JME, also known as Janz syndrome, begins between the ages of 8 and 26, but most commonly between the ages of 12 and 16. Absence seizures may be the first type of seizure most people with JME experience, although this type happens less often. Mild myoclonic seizures, generalized tonic-clonic (GTC), or clonic-tonic-clonic seizures (GTC seizures that begin with a clonic phase) seizures are the most common types. Myoclonic seizures tend to occur immediately upon waking in the morning. Photosensitivity – seizures triggered by flashing or flickering light – affects 40 percent of people with JME. Photosensitive seizures usually show on an electroencephalography (EEG) test. Read more about seizure types.
Most cases of juvenile myoclonic epilepsy are treatable with AEDs. Most people with JME need to remain on medication for life.
Childhood absence epilepsy (CAE)
CAE accounts for 2 to 8 percent of childhood epilepsy. Childhood absence epilepsy typically begins between the ages of 3 and 11, most frequently between ages 5 and 8. One-third of children with CAE have a family history of seizures, suggesting that the cause may be genetic. Siblings of children with CAE have a 1-in-10 chance of developing epilepsy.
Children with CAE experience absence seizures (formerly known as petit mal seizures). The child is not aware or responsive during seizures, and may stare, blink, or roll their eyes up. You may notice a chewing motion or other repetitive movements. Seizures last about 10 seconds, after which the child immediately returns to normal. The child is usually not aware they have had a seizure. Seizures may be infrequent or happen as often as 100 times a day. One-third of children with CAE have concentration and memory problems before seizures start; these issues often improve after AEDs are started. Rarely, children who have very frequent seizures may develop learning difficulties.
If AEDs are not effective, the ketogenic diet may help children with CAE. At least two-thirds of children with CAE respond to treatment, and their seizures will cease by mid-adolescence. However, 10 to 15 percent of children with CAE will develop other seizure types during adolescence – typically myoclonic seizures, generalized tonic-clonic seizures, or both. Read more about seizure types.
Juvenile absence epilepsy (JAE)
JAE is similar to childhood absence epilepsy; however, it starts later in childhood (generally between ages 9 and 13) and is usually a lifelong condition. Two percent of people with epilepsy have juvenile absence epilepsy (JAE). Although it is rare to have a family history of seizures, the cause of JAE is thought to be genetic.
People with JAE experience absence seizures lasting from 10 to 45 seconds. Seizures may happen infrequently or 100 times a day. Seizures often happen during exercise. Seventy-five percent of those with JAE will also have tonic-clonic seizures. The risk of absence status epilepticus (also known as nonconvulsive status epilepticus), in which seizures can last minutes or even hours, is higher in people with JAE.
Children with JAE generally develop normally, though they may experience learning difficulties if they have frequent seizures. One-third of children with JAE have concentration and memory problems before seizures start; these issues often improve after AEDs are started. AEDs work well to treat JAE and must be taken for life.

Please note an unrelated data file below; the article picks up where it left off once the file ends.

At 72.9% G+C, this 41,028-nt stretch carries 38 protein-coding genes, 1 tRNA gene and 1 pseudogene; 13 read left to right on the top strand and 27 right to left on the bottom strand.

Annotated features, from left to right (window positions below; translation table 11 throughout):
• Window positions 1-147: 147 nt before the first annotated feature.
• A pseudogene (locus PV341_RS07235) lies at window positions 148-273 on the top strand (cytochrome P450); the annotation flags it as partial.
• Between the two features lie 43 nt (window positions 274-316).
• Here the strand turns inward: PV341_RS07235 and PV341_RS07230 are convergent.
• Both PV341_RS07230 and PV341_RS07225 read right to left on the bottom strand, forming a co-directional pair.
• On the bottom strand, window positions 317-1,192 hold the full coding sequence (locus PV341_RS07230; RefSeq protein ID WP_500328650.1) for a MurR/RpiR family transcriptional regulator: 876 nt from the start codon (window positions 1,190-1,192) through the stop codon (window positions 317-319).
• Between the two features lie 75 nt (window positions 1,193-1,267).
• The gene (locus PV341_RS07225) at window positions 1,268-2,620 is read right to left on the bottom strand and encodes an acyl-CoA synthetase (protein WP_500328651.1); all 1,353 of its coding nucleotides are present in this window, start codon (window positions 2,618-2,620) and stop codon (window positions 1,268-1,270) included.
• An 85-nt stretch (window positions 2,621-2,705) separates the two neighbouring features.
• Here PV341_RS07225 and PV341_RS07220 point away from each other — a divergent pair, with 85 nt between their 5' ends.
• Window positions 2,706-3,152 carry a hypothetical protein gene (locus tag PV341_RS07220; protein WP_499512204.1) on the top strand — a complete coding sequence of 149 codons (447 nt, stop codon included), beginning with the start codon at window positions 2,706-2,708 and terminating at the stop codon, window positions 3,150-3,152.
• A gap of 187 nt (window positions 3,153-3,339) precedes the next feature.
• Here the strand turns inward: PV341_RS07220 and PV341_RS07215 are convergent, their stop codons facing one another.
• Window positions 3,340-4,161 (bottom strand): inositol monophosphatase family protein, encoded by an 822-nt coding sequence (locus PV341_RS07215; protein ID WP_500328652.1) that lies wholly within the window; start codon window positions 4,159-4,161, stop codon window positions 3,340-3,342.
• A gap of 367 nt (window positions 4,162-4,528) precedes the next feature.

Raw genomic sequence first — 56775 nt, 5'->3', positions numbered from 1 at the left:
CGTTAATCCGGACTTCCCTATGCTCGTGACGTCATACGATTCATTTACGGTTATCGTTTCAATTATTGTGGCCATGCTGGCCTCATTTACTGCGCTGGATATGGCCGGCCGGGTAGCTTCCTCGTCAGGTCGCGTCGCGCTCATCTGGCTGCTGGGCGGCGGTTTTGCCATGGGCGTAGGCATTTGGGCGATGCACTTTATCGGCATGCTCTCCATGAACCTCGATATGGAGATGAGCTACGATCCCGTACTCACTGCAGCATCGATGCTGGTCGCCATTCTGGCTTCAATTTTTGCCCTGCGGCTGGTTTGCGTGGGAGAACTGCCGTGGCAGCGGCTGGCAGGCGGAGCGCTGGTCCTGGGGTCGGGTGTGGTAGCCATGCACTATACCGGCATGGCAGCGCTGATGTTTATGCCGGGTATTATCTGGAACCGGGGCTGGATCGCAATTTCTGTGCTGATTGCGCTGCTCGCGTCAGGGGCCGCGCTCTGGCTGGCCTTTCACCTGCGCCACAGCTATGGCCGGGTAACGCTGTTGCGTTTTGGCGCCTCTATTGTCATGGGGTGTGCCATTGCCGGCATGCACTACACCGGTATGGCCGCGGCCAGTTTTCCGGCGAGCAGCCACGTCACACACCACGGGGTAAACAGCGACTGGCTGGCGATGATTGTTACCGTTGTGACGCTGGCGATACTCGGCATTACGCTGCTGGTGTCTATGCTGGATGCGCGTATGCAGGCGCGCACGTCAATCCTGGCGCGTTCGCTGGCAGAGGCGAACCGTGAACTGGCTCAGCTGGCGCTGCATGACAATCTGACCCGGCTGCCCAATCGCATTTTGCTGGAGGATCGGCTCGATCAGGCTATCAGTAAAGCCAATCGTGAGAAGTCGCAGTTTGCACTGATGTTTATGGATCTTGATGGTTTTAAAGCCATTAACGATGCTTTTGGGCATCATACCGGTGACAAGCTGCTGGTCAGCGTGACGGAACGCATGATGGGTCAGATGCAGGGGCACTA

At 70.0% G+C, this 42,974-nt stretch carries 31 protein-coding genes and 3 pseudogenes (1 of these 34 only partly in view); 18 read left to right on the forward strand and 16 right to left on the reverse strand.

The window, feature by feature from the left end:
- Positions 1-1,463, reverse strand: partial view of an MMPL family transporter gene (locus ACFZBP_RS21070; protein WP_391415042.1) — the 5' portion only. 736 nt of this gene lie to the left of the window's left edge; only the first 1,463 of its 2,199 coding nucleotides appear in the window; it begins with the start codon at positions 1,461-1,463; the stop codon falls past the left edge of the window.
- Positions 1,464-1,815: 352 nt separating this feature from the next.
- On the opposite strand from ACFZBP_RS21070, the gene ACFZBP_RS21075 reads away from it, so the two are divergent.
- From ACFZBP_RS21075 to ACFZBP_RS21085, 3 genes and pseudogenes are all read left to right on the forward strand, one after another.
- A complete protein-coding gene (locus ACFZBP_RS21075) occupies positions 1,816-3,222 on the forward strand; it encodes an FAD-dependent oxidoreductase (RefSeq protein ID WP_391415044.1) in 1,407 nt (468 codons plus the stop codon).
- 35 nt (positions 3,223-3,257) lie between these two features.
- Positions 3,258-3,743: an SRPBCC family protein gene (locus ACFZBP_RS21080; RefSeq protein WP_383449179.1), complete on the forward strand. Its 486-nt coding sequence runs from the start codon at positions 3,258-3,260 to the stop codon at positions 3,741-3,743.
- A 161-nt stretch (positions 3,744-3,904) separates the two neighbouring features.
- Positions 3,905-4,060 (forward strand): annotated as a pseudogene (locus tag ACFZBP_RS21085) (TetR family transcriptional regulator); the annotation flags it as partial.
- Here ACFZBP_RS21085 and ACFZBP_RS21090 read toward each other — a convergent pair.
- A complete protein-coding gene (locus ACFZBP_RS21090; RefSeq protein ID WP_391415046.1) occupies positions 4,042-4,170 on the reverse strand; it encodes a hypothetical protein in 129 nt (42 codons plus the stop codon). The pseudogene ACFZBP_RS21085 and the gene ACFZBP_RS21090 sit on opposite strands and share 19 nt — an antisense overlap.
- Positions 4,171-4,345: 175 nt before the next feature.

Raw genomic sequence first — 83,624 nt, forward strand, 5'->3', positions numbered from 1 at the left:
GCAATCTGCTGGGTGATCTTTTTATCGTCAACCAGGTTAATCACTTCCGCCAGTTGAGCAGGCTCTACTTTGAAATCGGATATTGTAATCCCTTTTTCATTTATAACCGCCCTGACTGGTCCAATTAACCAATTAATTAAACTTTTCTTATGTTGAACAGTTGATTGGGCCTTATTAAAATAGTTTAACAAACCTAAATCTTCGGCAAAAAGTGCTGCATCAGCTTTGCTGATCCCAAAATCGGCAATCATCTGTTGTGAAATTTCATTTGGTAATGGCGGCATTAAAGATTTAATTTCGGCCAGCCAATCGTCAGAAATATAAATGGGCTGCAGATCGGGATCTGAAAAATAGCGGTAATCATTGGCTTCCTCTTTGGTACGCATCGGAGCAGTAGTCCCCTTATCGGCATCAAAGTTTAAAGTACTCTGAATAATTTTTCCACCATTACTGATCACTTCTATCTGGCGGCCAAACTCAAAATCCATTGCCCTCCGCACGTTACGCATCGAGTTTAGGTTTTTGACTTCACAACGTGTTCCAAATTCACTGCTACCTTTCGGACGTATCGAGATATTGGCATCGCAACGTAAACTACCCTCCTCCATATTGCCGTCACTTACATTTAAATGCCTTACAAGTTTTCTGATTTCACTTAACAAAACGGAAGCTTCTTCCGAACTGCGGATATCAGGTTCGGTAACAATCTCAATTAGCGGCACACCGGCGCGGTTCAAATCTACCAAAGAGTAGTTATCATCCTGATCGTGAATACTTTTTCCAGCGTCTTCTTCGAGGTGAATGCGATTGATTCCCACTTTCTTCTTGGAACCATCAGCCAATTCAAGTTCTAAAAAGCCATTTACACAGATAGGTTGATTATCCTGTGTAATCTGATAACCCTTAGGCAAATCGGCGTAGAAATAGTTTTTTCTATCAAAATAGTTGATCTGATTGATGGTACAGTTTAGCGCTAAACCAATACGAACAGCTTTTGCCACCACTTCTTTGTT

Lennox-Gastaut syndrome (LGS)
LGS is an uncommon epilepsy syndrome; between 2 and 5 percent of children with epilepsy have LGS. Lennox-Gastaut syndrome often starts between the ages of 3 and 5. Atonic seizures, also known as drop attacks, are most common in children with Lennox-Gastaut syndrome (LGS). Seizures may happen multiple times a day and cause the child to suddenly drop to the ground. Drop attacks may be perceived as a trip or the result of poor balance. Injuries are common, making the seizures very upsetting for the child. Atypical absence seizures and tonic seizures are also common, especially at night, but children with LGS may experience other types of seizures as well.
LGS is very difficult to treat and is often referred to as intractable or refractory. Some AEDs can be effective, and the ketogenic diet may help. Surgery may be recommended if diet and medication do not work, though surgical treatment will not stop the seizures altogether.
Children with LGS have moderate to severe learning difficulties, with some children exhibiting developmental delays before their first seizure. Twenty percent of children who have West syndrome (infantile spasms) will develop LGS.
Progressive myoclonic epilepsies
The progressive myoclonic epilepsies are a group of rare syndromes characterized by a combination of tonic-clonic and myoclonic seizures. Disorders that fall under this category include Lafora disease, mitochondrial encephalopathies, severe myoclonic epilepsy of infancy (also referred to as Dravet syndrome), and Unverricht-Lundborg disease (also known as Baltic myoclonus). The cause is often hereditary but may be unknown. Progressive myoclonic epilepsies affect males and females equally and start at different ages, depending on the specific condition. Read more about seizure types.
In progressive myoclonic epilepsies, seizures are difficult to control. As the condition progresses, people with PME accumulate cognitive (relating to thinking and memory) and motor (relating to movement) disabilities.
Medications may be successful at first, but effectiveness declines over months or years as the disease progresses.
Other epilepsy syndromes
Epilepsy is a broad spectrum involving dozens of neurological disorders. While those described above are the most commonly diagnosed, there are many other syndromes that cause epilepsy. Examples include Angelman syndrome, Doose syndrome (myoclonic astatic epilepsy), Dravet syndrome, neurocutaneous syndromes (such as Sturge-Weber syndrome), Rasmussen’s syndrome, and Rett syndrome.